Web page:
A new study is shedding light on how the bacterial composition in saliva can show a person’s risk for suicide.

The study by University of Florida researchers published in the journal Nature found a curious discovery in the saliva of college students who reported having recent thoughts of suicide.

The team tried to study suicidal ideation in the students by comparing their salivary bacterial profiles. They analyzed saliva samples from nearly 500 students and compared the results of students with recent suicidal thoughts with those who did not have thoughts about suicide.

While there may have been a growing body of research on mental health and its relation to the human biome, this was the first time scientists looked at bacterial data in the saliva of people with suicidal thoughts.

For the sake of the study, recent suicidal ideation was defined as thoughts of suicide within two weeks before the saliva sample was taken for examination.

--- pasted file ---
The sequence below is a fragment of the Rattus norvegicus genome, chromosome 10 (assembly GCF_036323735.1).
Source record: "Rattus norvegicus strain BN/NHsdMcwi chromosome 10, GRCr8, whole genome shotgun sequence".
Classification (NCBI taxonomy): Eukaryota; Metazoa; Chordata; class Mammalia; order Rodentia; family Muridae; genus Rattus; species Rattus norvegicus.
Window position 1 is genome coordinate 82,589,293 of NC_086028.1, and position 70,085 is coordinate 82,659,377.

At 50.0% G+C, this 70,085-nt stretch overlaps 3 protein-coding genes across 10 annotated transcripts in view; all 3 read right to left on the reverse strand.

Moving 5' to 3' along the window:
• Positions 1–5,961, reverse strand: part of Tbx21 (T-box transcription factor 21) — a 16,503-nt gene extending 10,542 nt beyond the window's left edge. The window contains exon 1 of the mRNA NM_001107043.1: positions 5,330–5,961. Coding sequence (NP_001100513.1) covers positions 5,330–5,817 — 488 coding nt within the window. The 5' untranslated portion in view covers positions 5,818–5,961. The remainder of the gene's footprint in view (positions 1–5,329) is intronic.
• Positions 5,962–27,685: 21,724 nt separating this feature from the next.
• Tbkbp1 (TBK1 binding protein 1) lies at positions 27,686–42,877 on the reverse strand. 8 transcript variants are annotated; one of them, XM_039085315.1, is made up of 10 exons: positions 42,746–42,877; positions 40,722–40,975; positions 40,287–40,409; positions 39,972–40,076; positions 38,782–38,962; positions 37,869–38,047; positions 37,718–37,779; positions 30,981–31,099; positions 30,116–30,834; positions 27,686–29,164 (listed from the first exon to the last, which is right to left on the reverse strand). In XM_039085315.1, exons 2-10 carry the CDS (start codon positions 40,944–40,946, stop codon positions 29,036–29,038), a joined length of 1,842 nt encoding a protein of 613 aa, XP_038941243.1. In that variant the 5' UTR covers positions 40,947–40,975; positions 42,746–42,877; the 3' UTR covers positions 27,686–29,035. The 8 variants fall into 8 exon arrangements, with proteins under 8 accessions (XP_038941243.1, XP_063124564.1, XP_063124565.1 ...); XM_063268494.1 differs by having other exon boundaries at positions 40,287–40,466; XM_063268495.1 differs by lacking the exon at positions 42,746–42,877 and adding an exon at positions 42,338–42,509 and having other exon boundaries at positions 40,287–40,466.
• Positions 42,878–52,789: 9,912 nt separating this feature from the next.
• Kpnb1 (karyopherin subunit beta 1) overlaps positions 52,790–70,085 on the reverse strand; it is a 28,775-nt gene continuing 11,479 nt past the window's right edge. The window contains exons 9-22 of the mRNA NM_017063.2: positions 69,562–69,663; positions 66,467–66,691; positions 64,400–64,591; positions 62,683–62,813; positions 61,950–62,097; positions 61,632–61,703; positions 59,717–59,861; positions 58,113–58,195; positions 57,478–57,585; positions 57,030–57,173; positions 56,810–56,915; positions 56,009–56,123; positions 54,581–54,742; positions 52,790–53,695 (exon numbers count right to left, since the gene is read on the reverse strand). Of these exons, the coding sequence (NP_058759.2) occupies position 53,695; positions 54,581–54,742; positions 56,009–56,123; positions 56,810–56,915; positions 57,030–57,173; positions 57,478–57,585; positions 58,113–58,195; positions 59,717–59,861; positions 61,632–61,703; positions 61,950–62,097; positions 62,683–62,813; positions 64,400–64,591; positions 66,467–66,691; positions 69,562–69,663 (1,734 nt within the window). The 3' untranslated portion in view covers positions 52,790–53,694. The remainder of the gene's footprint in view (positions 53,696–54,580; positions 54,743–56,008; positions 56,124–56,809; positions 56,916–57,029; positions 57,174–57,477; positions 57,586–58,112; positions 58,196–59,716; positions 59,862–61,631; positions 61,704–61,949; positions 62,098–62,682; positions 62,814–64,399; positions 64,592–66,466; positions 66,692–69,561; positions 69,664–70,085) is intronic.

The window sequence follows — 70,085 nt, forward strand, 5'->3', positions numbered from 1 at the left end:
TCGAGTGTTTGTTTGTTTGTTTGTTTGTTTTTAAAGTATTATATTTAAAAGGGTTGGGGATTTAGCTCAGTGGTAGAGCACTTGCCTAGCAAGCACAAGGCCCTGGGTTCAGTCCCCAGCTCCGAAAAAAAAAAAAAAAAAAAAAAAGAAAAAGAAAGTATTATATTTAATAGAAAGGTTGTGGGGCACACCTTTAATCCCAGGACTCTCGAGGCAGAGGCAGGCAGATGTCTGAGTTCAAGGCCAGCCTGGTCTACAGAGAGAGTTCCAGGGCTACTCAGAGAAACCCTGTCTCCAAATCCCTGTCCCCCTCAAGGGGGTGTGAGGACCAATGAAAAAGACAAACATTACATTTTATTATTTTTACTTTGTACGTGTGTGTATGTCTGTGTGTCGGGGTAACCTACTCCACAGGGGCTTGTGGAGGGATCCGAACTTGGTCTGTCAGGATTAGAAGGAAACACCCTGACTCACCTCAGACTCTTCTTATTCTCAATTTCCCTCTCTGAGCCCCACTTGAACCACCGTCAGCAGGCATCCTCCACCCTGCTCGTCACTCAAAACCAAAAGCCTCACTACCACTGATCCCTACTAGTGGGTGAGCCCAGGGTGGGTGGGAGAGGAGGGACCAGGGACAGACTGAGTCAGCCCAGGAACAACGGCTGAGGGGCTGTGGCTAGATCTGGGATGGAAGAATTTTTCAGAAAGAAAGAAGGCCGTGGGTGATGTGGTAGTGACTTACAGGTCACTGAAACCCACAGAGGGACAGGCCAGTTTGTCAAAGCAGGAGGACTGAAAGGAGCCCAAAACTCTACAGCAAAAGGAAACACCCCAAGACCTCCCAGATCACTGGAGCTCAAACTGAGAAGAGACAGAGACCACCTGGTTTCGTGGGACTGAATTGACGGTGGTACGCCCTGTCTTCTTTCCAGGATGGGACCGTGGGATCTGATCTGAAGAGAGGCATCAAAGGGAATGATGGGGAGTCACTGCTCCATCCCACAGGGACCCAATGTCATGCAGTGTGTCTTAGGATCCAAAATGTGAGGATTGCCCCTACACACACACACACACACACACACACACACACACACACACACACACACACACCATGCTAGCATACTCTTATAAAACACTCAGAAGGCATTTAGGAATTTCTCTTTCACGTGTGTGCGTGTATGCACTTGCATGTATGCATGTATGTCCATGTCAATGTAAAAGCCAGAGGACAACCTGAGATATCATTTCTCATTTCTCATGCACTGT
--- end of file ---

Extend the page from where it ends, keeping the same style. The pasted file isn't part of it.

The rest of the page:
The researchers found that students with recent suicidal ideation had higher levels of periodontal disease-causing bacteria and other bacteria associated with inflammatory health conditions.

The team notably found that the same students had lower levels of Alloprevotella rava, known to promote brain health. They also found a genetic variation in the students that may have influenced the presence of A. rava in their mouths.

According to first author Angelica Ahrens, a postdoctoral researcher at the University of Florida Institute of Food and Agricultural Sciences, the study findings could help identify the bacteria that should be examined or monitored when dealing with mental health issues.

“These results are exciting because they tell us which bacteria we need to look at more closely. Our question now is, what are these bacteria doing biologically that affects mental health?” Ahrens said in a press release.

“Eventually, we hope this line of research could help predict suicidal ideation based on a person’s microbiome and could inform pro- or prebiotic treatments for those at risk,” she added.

For the study, students had to go to the lab to provide their saliva samples. The researchers have since developed a collection kit participants can use when collecting samples at home.